What is Obesity?
Obesity is a serious disease with symptoms that build slowly over an extended period of time. The National Institutes of Health (NIH) define morbid obesity as:
- Being 100 pounds or more above your ideal body weight
- Or, having a Body Mass Index (BMI) of 40 or greater
- Or, having a BMI of 35 or greater and one or more co-morbid conditions
Morbid obesity interferes with basic physical functions such as breathing or walking.
Long-term implications include shorter life expectancy, serious health consequences in the form of weight-related conditions and a lower quality of life with fewer economic and social opportunities.
Obesity is a serious public health issue. In the U.S.:
- 24 million U.S. adults are living with morbid obesity and may qualify for bariatric surgery based on NIH guidelines.
- By 2010, it is projected that there may be 31 million U.S. adults living with morbid obesity and may qualify for bariatric surgery based on NIH guidelines.
Learn more about morbid obesity.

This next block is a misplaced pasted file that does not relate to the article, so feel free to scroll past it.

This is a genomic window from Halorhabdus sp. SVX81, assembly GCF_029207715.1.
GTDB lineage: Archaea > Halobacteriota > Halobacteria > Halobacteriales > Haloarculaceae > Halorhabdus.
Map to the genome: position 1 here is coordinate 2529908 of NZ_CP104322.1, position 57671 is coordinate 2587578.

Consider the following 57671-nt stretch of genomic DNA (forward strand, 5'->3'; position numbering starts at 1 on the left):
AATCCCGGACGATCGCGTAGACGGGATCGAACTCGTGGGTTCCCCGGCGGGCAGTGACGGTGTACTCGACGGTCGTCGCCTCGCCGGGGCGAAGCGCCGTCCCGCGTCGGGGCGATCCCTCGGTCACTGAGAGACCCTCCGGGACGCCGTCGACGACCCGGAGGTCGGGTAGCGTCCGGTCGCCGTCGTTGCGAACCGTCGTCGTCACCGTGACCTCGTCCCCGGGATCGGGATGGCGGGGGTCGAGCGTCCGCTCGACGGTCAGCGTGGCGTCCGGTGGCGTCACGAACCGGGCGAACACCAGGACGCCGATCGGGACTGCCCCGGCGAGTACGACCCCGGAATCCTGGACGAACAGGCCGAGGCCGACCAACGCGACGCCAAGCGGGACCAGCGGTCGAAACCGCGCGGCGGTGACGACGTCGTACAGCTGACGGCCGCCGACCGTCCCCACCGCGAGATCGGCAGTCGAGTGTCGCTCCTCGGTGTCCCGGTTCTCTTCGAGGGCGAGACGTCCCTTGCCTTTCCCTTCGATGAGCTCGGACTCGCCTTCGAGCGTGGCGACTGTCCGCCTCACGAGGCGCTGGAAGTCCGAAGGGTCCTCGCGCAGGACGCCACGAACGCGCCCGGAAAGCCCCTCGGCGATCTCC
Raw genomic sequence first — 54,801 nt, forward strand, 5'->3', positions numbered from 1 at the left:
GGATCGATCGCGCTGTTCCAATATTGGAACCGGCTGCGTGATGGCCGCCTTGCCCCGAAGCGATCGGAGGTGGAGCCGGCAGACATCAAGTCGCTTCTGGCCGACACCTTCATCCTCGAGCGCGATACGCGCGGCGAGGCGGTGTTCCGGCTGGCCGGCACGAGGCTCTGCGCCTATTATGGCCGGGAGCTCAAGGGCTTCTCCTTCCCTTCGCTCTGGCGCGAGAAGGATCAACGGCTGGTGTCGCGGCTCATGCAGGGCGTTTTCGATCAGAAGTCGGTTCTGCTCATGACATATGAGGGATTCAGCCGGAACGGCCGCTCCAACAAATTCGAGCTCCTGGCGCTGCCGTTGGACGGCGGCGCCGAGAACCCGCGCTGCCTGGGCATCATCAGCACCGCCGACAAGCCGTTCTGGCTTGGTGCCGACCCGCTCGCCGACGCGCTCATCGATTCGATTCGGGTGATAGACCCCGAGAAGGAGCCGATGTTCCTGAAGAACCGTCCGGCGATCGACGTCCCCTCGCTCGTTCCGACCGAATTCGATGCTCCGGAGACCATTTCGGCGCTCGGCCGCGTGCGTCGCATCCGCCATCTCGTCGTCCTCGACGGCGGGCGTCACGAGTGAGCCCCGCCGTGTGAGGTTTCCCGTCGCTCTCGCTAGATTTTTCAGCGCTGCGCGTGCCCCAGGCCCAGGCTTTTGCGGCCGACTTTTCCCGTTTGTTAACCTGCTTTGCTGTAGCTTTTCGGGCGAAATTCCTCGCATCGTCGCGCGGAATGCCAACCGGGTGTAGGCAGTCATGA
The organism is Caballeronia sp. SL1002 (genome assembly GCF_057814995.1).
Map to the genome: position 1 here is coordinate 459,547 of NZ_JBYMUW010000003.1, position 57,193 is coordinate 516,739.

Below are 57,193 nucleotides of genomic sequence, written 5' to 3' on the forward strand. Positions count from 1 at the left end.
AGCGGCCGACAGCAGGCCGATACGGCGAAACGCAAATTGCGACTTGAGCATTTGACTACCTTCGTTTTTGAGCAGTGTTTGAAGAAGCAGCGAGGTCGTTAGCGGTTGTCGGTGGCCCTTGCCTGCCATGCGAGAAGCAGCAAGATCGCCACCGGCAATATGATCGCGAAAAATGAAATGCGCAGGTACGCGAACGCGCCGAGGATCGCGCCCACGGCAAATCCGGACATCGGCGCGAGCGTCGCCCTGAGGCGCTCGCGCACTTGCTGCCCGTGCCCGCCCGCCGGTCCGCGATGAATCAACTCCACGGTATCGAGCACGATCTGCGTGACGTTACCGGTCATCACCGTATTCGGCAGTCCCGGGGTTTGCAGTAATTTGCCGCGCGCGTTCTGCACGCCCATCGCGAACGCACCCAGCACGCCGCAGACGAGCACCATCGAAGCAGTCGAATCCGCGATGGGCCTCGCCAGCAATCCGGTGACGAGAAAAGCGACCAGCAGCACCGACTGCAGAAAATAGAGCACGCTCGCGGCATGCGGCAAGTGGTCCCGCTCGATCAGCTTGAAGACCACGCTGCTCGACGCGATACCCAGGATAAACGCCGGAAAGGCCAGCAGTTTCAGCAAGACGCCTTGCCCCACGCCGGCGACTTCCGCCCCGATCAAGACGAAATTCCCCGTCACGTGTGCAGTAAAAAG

Health Risks of Obesity
Health risks by condition.
Men living with morbid obesity have 50% to 100% higher mortality rates than men with a healthy weight1.
Men with Morbid Obesity Have Higher Cancer Mortality Rates*
|Type of Cancer
Women living with morbid obesity have 50% to 100% higher mortality rates than women with a healthy weight1.
Women with Morbid Obesity Have Higher Cancer Mortality Rates*
|Types of Cancer
| All types
* Compared to people with a healthy weight.
* A Note on Relative Risk
The chart refers to “relative risk,” which compares how likely an event is to occur to a person versus another person. The chart shows how much more likely a person with morbid obesity is to develop cancer or die from cancer versus a person with a healthy weight.
1 National Institutes of Health. Clinical Guidelines on the Identification, Evaluation, and Treatment of Overweight and Obesity in Adults [Online] 17 August 2007.
2 National Cancer Institute. Obesity and Cancer. Questions and Answers. [Online] 31 June 2007.
3 Calle E, rodriguez C, Waler-Thurmond K, et al. Overweight, Obesity, and Mortality from Cancer in a Prospectively Studies Cohort of U.S. Adults. N Engl J Med 2003;348(17):1625-38.